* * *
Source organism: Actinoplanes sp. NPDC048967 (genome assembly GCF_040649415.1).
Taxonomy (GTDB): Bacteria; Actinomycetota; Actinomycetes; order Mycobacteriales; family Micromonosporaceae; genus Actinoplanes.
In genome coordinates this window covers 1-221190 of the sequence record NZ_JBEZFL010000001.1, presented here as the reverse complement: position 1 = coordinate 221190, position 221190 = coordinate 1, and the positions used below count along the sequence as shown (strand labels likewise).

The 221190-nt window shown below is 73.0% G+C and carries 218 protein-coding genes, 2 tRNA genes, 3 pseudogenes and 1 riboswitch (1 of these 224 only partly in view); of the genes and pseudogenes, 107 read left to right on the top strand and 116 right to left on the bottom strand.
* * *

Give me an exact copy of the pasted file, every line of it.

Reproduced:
Source organism: Actinoplanes sp. NPDC048967 (genome assembly GCF_040649415.1).
Taxonomy (GTDB): Bacteria; Actinomycetota; Actinomycetes; order Mycobacteriales; family Micromonosporaceae; genus Actinoplanes.
In genome coordinates this window covers 1-221190 of the sequence record NZ_JBEZFL010000001.1, presented here as the reverse complement: position 1 = coordinate 221190, position 221190 = coordinate 1, and the positions used below count along the sequence as shown (strand labels likewise).

The 221190-nt window shown below is 73.0% G+C and carries 218 protein-coding genes, 2 tRNA genes, 3 pseudogenes and 1 riboswitch (1 of these 224 only partly in view); of the genes and pseudogenes, 107 read left to right on the top strand and 116 right to left on the bottom strand.